The May 19 incident involved the tankers Stolt Zulu and Bow Fortune. The ships, approaching bow-to-bow, sideswiped each other at a sharp bend called 81-Mile Point, near Donaldsonville, La.
Stolt Zulu, a 520-foot chemical tanker, was headed downriver after taking on a load at the nearby Shell Geismar petrochemical docks. The 587-foot Bow Fortune was moving upriver with the intention of calling at the same facility.
The two vessels found themselves too close to each other at a particularly unfortunate spot, said Coast Guard Lt. Cmdr. Melissa J. Harper, the investigating officer.
“The 81-Mile Point is historically well known among mariners on the Mississippi River as one of the most dangerous parts of the river,â€� Harper said. “It’s a hairpin turn â€” a very, very, very sharp point of the river. It is a common area for collisions, near misses and groundings.â€�
The tankers collided along their port sides. Bow Fortune sustained a 28-foot-long, pennant-shaped hole to the steel plating at the stern just above the level of the main deck.
Stolt Zulu received less severe damage â€” dents and bent railings.
No one was injured, and nothing spilled from either vessel.
Pilots from the New Orleans-Baton Rouge Steamship Pilots Association were aboard each ship. Harper said the pilots had been in radio communication and thought they had agreed on a passing point and strategy. Still, at least one of the pilots was surprised to encounter the other vessel at the dangerous bend.
During Coast Guard hearings in June, the pilot who had been guiding Bow Fortune said Stolt Zulu didn’t give his ship enough room to pass. When he approached the sharp bend, he said he was surprised to see Stolt Zulu in the middle of the channel.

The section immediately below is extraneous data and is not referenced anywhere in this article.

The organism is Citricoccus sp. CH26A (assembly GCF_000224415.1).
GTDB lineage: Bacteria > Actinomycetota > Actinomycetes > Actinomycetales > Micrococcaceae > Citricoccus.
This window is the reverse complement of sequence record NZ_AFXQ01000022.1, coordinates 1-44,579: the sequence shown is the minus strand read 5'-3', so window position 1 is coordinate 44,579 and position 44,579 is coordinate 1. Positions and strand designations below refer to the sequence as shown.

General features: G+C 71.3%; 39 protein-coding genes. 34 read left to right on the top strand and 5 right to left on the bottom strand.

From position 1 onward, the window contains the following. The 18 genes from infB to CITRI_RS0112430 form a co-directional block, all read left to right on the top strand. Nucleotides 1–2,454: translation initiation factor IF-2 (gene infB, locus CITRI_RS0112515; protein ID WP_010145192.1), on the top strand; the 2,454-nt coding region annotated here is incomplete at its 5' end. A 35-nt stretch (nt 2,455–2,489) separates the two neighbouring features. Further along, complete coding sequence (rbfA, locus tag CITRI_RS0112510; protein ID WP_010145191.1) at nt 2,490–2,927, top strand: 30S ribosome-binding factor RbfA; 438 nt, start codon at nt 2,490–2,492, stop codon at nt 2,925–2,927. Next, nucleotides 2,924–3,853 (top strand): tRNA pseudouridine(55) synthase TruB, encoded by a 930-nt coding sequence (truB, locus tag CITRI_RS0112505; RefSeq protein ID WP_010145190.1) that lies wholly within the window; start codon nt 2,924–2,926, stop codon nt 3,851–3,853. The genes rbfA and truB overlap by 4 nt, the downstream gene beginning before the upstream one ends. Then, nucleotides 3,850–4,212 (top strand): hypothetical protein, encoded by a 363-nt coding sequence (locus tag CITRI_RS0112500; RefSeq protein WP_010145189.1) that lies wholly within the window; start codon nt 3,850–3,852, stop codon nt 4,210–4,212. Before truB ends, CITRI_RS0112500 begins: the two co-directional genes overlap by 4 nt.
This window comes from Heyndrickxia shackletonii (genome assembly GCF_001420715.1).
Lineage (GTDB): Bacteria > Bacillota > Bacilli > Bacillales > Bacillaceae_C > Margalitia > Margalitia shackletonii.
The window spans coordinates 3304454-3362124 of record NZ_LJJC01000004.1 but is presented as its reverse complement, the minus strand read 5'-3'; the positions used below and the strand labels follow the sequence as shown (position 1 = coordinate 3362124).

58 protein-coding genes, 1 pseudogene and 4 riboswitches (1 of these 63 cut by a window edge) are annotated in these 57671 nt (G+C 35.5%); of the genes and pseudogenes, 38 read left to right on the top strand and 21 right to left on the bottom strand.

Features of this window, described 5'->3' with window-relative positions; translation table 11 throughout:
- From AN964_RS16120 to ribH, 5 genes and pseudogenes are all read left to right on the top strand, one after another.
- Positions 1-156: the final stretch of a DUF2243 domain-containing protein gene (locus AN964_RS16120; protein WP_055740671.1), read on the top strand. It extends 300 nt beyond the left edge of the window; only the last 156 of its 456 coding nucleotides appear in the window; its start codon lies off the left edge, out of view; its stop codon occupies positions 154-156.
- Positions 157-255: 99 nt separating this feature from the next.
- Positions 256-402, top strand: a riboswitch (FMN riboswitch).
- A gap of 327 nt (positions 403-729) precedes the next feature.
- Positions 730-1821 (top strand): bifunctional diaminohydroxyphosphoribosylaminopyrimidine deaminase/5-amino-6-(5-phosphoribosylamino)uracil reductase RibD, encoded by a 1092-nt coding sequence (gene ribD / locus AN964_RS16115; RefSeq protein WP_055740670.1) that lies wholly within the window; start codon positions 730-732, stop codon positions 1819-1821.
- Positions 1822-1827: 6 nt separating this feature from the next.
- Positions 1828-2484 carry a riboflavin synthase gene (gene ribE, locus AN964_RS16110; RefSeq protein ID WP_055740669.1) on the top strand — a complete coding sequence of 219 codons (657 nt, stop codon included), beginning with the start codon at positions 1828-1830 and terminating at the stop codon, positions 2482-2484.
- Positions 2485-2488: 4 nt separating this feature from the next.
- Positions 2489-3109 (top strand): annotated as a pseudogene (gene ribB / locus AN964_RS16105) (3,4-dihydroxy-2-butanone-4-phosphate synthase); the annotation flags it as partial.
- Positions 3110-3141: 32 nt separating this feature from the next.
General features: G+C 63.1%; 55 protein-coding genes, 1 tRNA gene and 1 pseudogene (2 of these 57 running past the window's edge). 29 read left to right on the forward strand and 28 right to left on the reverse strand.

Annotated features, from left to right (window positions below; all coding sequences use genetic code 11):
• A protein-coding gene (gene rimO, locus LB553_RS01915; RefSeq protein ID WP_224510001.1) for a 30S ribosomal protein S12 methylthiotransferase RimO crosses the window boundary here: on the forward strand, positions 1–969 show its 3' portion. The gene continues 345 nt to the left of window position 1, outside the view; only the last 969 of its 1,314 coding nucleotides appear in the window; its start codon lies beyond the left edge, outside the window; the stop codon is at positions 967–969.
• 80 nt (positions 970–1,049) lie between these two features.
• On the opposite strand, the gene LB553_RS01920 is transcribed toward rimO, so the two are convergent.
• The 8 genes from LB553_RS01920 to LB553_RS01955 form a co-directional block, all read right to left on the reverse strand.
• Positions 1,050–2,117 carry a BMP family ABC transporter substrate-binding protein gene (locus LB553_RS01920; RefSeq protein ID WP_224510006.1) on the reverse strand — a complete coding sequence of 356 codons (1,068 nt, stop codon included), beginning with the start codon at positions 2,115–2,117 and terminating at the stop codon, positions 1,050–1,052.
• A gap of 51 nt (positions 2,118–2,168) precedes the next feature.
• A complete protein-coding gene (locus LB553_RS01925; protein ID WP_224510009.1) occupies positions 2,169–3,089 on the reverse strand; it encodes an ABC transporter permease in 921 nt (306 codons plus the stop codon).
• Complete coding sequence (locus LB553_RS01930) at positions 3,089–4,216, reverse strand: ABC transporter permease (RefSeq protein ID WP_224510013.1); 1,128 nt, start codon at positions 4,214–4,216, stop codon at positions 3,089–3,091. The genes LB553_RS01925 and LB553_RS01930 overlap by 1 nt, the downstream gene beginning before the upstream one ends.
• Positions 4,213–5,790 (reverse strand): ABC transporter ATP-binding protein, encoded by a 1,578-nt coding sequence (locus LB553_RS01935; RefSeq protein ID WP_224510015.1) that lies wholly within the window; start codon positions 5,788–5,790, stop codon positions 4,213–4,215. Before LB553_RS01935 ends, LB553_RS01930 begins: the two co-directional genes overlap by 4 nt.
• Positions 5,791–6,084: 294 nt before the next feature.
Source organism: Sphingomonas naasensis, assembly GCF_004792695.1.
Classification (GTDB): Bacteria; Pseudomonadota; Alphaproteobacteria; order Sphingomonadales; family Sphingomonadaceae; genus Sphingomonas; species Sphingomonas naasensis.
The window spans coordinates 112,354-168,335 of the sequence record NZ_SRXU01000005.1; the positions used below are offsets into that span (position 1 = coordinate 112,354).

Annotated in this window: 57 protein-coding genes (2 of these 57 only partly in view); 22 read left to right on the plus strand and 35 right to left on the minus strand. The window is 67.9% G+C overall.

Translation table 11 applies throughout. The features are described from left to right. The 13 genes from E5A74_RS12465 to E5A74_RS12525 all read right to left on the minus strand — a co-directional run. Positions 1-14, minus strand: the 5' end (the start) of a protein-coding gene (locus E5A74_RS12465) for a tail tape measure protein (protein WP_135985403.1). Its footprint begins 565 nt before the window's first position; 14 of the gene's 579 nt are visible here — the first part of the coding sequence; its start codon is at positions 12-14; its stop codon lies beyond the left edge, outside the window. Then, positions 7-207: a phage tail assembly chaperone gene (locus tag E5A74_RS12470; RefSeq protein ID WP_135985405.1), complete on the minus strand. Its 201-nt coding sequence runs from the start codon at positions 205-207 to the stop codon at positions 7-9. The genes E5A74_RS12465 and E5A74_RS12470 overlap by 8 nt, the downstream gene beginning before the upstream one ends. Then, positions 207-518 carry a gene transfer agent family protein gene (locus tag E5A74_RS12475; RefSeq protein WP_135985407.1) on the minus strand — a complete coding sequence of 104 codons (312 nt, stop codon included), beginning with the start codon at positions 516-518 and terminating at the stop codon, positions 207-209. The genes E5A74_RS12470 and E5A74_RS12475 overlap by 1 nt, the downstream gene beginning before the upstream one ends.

The pilot aboard Stolt Zulu testified that it was Bow Fortune that turned away too late.
The owners of each ship said they knew of no mechanical problems or actions of their own crews that contributed to the accident. The bend is at Mile 178 between New Orleans and Baton Rouge.
The Norwegian-flagged Bow Fortune is owned by Odfjell ASA. The company’s risk management and regulatory compliance coordinator, John Salvesen, said there seemed to have been a “communication problemâ€� between the pilots.
“It seems to be a question of a dispute in the agreement of passing between the two pilots,â€� Salvesen said from the Odfjell USA offices in Seabrook, Texas. “They were surprised to find each other at the location they did. Each pilot said the other was out of position.â€�
Bow Fortune had been scheduled to take on a load of monoethylene glycol at the Shell facility and then sail to Brazil. After the collision, Bow Fortune instead went to the Port of Houston Authority docks for repairs, said Salvesen.
Stolt Zulu, registered in Singapore, was carrying solvents, alcohols and lubricants. The ship was deemed seaworthy and continued a scheduled voyage to the Far East, said Dan Carr, assistant general counsel for Stolt Nielsen in Norwalk, Conn.
Though Bow Fortune is the larger ship, it received the worse damage. Harper said Stolt Zulu lay lower in the water because it was more heavily loaded.
Most collisions at 81-Mile Point happen during periods of high water, Harper said. However, Stolt Zulu and Bow Fortune collided on a calm morning with normal water levels, clear skies and a benign current of 2 to 3 knots.
Harper said it can be difficult for crews to spot oncoming vessels at the bend because the land and the trees block radar. Radio contact between pilots is essential.
“It’s very, very vital that there are clear communications between meeting parties … a very clear understanding of the meeting arrangement so they know what to expect from the other vessel,â€� Harper said.
“Be keenly aware of the vessel traffic, and make sure you understand who is coming around that bend to make sure you can get around the bend properly,â€� she said.
Harper said her investigation likely will be finished later this year.
The incident was “a significant accident that could have been avoided,â€� said Capt. Frank Paskewich, the Coast Guard commander at New Orleans.
“We were very glad that there was no associated injuries, pollution or significant impact to the waterway and flow of maritime traffic, but the incident could have turned out far worse than it did,â€� Paskewich said. “My investigators are committed to looking into all factors to see what could be done to try to prevent a similar incident from occurring in the future.â€�